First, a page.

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Controlling chaos: USUN team gears up to serve General Assembly.

For New Yorkers, early September means the approaching end of a long baseball season and an equally long hot summer, but for the staff of the U.S. Mission to the United Nations in midtown Manhattan it means controlled chaos as 192 delegations from all U.N. member states descend upon New York for the United Nations General Assembly.

The recently concluded 65th session of UNGA was no different. USUN saw a huge increase in activity and a surge of energy in its daily hustle and bustle.

For Reporting Officer Alex Tatsis, who recently completed his first tour as a political officer at the U.S. Embassy in Khartoum, UNGA was an exciting new challenge.

"As the Darfur reporting officer in Sudan, I dealt extensively with the U.N./African Union hybrid mission in Darfur," he said. "Having observed U.N. operations in the field, I was especially interested to see how decisions are made at U.N. Headquarters."

At UNGA, Tatsis was the U.S. delegation's reporting officer for the Committee on Disarmament and International Security, as well as on the Special Political and Decolonization Committee. He held one of five temporary positions set aside each year for entry-level officers at USUN.

Tatsis and his colleagues spent nearly four months filling these key reporting positions while between postings abroad. He produced a series of reporting cables on the committees' general and thematic debates, saying he enjoyed helping keep Washington informed and seeing multilateral diplomacy in action.

Jeff O'Neal, one of four other ELOs working alongside Tatsis, said he wanted to be on the "sideline to history in the making."

The Department also sent to UNGA public delegates who were nominated by the President and funded by the Bureau of International Organization's Office of International Conferences. The delegates deliver speeches and defend U.S. interests as alternate representatives to the permanent representative in all UNGA sessions.

Carol Fulp and Greg Nickels, the delegates to the latest UNGA, are Department employees who said they saw themselves as "citizen ambassadors." Fulp is from the private sector, and Nickels is the former mayor of Seattle.

Nickels called the opening ceremony, involving 130 or so heads of state and diplomats, "an awesome equalizing experience."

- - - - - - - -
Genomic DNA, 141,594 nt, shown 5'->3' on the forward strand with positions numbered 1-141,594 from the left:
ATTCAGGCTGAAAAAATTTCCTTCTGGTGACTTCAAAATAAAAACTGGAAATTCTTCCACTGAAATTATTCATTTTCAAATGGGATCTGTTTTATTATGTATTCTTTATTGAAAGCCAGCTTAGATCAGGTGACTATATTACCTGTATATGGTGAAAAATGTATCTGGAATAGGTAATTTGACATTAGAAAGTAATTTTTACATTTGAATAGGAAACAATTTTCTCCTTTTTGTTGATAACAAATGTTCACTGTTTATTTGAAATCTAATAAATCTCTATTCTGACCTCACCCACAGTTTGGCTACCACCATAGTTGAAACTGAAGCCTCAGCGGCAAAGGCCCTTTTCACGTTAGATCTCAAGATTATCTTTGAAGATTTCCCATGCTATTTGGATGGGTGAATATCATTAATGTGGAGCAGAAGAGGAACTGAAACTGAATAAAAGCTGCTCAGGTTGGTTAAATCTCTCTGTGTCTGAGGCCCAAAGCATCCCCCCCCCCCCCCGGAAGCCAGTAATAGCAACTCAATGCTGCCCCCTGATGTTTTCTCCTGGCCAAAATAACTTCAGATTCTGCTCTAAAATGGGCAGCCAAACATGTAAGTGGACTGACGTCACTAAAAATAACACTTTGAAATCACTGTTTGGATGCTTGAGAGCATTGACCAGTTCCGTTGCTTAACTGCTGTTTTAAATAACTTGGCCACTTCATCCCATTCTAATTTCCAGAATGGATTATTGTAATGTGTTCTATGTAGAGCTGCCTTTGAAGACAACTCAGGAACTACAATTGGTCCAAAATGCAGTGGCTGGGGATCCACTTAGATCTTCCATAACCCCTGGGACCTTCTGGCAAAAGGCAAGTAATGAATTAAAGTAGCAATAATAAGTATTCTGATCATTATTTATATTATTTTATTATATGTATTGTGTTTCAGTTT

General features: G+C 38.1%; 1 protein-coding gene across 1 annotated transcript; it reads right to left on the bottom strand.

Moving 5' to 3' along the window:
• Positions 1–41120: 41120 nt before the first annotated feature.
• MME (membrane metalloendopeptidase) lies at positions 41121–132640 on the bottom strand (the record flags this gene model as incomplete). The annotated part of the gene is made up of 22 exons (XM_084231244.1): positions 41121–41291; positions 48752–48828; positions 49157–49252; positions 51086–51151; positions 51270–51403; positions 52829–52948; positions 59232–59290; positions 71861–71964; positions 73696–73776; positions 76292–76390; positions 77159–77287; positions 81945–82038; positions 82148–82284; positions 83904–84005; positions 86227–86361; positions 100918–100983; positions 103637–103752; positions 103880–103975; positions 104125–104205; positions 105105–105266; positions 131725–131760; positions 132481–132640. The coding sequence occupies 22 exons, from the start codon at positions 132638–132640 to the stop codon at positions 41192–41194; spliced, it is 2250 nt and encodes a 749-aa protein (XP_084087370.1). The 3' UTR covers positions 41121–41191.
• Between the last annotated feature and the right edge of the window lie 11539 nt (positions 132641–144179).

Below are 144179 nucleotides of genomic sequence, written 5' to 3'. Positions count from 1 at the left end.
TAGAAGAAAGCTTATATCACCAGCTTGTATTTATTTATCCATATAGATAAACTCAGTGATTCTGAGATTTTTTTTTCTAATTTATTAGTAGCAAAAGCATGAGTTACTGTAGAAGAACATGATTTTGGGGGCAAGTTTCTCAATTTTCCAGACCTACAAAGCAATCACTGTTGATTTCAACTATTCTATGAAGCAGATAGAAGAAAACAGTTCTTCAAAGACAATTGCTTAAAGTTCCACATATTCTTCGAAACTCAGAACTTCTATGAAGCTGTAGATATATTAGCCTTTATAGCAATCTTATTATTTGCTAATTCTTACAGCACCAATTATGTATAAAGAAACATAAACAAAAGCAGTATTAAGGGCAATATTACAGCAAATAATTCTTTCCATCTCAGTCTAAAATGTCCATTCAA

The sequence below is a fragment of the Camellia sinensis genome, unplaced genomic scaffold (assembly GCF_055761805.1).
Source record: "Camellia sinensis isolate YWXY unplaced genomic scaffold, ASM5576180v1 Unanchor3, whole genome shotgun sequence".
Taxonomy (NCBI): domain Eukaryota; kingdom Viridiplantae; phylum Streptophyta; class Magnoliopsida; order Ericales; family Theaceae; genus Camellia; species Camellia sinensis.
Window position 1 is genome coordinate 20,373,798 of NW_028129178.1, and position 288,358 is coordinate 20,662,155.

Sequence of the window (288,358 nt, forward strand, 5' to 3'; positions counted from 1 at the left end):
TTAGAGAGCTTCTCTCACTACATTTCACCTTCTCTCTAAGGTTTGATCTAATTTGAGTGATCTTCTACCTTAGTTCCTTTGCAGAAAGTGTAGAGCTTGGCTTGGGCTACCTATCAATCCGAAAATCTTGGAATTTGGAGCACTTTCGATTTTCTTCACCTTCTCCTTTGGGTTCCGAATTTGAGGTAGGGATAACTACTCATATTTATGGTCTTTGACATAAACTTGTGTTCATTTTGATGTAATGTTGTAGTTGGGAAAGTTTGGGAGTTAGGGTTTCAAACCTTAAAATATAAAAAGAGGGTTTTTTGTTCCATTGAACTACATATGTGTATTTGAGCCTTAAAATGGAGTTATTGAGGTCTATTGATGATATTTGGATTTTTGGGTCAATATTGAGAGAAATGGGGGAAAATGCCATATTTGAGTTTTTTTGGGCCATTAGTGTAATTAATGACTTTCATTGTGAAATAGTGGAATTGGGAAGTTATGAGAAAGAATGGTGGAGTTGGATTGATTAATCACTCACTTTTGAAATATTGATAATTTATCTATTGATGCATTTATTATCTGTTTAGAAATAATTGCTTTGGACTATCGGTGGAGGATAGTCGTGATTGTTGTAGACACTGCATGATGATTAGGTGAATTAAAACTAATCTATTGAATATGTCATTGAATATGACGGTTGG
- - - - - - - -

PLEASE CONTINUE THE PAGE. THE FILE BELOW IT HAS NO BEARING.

Fulp hopes to leave "a legacy others can build on while taking away a greater sensitivity to a host of cultures."


Area Advisors

The Department's area-specific advisors at USUN work at UNGA with other nations' U.N. ambassadors, conveying U.S. views, values and policies. Besides covering the General Assembly, they facilitate informal meetings, nongovernmental organizations' briefings and public diplomacy events. Because these advisors have spent most of their Department careers within their geographic regions, they are critical to reassuring other nations' delegations that the State Department is sensitive to their approach.

"Every country looks at issues through its own pair of glasses," said Ambassador Gerald Scott, whose regional focus is Africa.

This year, Ambassador Richard Erdman, who served as an area advisor focusing on the Middle East, led the United States and at least 37 other nations' delegations in a walkout of Iranian President Ahmandinejad's speech accusing the United States of orchestrating the Sept. 11, 2001, terrorist attacks. Because of a similar walkout last year, said Erdman, "We knew something could happen, so we were prepared."

The UNGA support operation relies on the dedication and hard work of the USUN team and the Office of International Conferences, which allocates a major portion of its budget to each year's UNGA for such expenses as salaries for support staff and travel, per diem and housing for ELOs, delegates and advisors.

"Housing is secured well in advance and planning for this year's UNGA 65 began during UNGA 64," said Jennifer Johnson, general services officer at USUN. The GSO also provides credentials for the U.S. delegation, handles the procurements for meetings and press briefing and arranges audio-visual support.

Complexity Added

Last year's preparations were greatly complicated by USUN's move to a new facility, which did not occur until mid-August, weeks before the arrival of the U.S. delegation.

The move, said Johnson, required the GSO to set up computers, workstations, printers and Blackberries for up to 225 people, depending on the presence of the U.S. delegation, and handle the logistics of moving and consolidating offices.

Working at USUN during the UNGA is an intense and exceptionally rewarding experience, and all mission staff operate in high gear until the end of December. Then, they get a short break before heading out to a new post or returning to start planning for next year's UNGA.

The author is an intern in the Office of International Conferences of the Bureau of International Organizations.
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Title Annotation:U.S. Mission to the United Nations
Author:Bristol, Anita
Publication:State Magazine
Geographic Code:1USA
Date:Jan 1, 2011
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